|zanzibar: Featured on p5 of Horowitz & Reinfeld's <Chess Traps Pitfalls & Swindles> where Alekhine's position before 34...Nf4?? is identified as completely winning.|
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5r2 /1b1p2kp/1p6/p1pn1q2/P1BbN1p1/6P1/1P2RP1P/3Q1NK1 b - - 0 34
Actually moving the Black knight to any square off the f-file is winning (as is 34...b4) though c3 is best (then b4).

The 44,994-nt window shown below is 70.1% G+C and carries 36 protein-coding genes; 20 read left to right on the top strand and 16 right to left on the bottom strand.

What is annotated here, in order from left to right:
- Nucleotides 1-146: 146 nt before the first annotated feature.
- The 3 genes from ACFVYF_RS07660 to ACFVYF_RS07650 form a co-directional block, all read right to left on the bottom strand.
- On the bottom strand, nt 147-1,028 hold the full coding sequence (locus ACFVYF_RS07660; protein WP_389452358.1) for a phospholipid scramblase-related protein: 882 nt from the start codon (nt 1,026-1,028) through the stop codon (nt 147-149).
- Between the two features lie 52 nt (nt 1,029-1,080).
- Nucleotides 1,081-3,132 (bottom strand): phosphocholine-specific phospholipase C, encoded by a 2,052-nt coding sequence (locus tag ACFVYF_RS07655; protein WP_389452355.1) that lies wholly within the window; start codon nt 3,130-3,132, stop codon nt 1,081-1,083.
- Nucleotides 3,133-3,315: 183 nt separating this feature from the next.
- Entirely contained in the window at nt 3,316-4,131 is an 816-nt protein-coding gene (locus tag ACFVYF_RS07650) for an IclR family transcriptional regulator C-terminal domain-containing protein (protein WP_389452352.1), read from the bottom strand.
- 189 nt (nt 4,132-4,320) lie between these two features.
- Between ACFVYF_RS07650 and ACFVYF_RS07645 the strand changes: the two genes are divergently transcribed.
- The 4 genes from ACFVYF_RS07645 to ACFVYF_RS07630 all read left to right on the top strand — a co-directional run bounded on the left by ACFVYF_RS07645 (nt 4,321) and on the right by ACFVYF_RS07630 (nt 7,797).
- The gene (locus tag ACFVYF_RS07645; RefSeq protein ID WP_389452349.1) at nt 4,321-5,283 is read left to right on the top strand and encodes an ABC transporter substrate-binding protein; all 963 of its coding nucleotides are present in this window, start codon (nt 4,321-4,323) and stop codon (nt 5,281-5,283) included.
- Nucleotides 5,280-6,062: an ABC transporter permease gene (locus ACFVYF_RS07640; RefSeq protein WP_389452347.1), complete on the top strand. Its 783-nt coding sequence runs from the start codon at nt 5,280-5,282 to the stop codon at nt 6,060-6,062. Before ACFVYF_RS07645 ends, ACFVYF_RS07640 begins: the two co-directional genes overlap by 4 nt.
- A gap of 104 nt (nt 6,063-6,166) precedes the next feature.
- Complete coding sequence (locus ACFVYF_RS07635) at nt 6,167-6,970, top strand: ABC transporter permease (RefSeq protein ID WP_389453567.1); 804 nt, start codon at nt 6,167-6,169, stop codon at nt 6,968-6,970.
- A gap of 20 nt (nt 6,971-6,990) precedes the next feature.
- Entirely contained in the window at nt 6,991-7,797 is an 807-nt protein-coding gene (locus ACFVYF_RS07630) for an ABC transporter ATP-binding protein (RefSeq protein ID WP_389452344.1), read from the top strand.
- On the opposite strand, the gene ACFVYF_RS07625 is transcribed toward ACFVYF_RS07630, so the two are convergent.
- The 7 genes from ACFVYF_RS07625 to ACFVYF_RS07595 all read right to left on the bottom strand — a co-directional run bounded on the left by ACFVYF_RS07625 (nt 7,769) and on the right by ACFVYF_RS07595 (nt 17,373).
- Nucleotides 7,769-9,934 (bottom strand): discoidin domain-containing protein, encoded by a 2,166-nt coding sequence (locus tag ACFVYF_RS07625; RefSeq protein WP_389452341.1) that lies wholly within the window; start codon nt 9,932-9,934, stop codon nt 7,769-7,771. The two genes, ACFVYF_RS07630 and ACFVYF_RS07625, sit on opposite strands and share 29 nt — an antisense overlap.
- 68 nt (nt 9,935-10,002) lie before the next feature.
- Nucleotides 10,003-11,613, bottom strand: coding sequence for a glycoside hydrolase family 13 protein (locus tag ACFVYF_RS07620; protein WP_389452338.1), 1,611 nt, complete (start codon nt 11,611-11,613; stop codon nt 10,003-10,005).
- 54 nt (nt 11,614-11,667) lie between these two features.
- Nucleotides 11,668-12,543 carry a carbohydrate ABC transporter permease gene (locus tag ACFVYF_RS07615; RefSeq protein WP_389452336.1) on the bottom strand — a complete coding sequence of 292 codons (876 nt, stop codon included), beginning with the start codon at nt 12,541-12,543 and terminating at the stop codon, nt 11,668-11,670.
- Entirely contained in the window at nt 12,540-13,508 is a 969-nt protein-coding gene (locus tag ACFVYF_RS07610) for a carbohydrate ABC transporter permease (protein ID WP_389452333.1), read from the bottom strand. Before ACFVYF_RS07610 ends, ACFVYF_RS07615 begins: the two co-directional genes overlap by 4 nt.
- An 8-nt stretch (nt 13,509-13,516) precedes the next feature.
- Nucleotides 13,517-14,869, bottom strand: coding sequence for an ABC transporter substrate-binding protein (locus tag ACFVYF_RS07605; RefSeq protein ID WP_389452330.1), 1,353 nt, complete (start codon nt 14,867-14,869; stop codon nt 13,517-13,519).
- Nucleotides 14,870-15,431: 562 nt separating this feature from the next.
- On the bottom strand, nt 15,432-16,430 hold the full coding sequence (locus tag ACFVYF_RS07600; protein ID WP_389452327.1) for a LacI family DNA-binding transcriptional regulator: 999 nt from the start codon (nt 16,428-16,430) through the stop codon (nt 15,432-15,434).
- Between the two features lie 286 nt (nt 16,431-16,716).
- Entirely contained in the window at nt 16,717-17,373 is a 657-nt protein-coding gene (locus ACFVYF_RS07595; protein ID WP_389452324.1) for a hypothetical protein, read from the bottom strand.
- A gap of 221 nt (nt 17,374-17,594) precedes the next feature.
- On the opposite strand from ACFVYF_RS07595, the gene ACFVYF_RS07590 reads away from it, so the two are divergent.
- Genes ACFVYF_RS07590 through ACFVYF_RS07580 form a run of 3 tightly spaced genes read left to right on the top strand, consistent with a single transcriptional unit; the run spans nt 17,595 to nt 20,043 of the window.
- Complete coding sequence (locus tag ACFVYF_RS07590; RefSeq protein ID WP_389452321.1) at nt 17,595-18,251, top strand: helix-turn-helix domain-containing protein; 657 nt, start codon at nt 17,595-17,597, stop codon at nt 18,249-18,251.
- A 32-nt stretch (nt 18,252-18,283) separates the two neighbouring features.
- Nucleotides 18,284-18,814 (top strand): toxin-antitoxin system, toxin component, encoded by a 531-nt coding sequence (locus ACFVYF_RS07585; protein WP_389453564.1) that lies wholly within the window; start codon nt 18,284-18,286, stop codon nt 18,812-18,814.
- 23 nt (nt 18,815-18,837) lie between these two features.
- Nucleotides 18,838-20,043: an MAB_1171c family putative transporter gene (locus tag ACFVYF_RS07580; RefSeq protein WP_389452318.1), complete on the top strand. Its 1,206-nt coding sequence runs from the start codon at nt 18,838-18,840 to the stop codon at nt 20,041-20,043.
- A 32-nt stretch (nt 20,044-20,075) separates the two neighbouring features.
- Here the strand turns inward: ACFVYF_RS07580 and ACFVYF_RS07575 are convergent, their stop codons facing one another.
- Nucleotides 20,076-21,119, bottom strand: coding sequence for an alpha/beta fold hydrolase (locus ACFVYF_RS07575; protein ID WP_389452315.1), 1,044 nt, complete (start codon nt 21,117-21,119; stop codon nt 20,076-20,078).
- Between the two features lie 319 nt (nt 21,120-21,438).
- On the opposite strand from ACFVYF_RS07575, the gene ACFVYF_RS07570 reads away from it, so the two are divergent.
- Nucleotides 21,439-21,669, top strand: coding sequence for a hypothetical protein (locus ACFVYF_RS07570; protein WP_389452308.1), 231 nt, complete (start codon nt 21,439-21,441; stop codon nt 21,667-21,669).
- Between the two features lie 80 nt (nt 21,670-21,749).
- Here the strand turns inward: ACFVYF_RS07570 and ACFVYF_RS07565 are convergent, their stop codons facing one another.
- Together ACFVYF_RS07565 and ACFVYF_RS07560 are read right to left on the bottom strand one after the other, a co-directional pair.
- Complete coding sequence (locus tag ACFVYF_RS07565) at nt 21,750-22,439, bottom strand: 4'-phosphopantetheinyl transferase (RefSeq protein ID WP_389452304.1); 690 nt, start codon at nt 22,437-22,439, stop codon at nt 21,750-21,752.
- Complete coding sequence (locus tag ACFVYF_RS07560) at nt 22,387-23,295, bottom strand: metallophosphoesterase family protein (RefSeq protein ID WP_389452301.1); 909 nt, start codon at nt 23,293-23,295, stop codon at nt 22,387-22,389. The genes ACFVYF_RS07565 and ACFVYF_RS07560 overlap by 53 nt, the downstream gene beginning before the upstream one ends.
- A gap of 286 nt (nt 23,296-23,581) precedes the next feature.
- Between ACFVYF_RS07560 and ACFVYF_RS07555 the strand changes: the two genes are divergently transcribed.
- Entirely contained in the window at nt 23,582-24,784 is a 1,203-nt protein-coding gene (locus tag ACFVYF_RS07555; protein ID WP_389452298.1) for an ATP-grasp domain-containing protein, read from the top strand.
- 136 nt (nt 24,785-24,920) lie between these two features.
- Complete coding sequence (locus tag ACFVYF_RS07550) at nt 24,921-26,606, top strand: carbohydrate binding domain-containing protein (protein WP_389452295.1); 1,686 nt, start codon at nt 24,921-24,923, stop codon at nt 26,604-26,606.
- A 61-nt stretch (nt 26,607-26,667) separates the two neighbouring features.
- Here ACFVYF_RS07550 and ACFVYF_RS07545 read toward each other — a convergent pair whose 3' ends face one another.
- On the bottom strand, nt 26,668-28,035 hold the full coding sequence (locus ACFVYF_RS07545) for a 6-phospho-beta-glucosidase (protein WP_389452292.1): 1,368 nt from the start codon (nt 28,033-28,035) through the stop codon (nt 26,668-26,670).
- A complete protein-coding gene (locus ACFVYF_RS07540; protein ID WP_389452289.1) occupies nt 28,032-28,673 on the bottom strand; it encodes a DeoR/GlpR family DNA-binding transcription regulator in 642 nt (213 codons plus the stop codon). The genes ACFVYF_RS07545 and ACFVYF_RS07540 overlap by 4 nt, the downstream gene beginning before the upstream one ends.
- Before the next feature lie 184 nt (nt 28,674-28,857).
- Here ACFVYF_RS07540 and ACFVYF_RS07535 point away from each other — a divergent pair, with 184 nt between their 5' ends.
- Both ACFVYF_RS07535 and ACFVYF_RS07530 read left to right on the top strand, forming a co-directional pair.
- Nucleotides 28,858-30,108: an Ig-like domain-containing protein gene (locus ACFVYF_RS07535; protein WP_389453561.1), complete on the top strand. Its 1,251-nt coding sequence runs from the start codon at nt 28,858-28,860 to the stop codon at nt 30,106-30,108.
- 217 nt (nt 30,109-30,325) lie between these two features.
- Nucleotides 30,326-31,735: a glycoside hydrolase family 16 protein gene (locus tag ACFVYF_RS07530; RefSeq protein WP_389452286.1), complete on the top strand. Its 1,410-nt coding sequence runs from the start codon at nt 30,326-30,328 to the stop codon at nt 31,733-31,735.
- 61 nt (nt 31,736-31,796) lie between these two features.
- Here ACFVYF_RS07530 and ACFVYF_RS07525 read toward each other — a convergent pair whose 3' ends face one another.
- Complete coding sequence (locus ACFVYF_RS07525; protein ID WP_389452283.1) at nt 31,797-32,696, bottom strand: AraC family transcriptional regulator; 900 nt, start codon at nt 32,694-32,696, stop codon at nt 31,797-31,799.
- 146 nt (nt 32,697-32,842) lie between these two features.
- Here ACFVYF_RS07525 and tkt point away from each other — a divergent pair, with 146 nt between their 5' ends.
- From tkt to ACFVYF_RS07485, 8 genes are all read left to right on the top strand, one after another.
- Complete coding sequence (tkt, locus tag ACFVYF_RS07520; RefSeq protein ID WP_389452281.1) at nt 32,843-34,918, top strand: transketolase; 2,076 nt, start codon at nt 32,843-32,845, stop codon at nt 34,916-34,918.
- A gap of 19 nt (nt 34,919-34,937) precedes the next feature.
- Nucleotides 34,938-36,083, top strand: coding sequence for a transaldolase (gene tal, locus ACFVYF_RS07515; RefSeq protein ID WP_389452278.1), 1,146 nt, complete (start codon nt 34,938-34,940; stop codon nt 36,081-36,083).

The multiple blunders by both players are blamed on "grueling" time trouble
<each player only had a few seconds for his remaining moves before the time control>.
I haven't looked too closely, but perhaps Black's (Alekhine's) first blunder is 32...Bd4 allowing 33.Nd6 when 32...Bxd5 wins a pawn outright.
Maybe Alekhine was partly blinded by thinking his attack on White's king was stronger than it really is?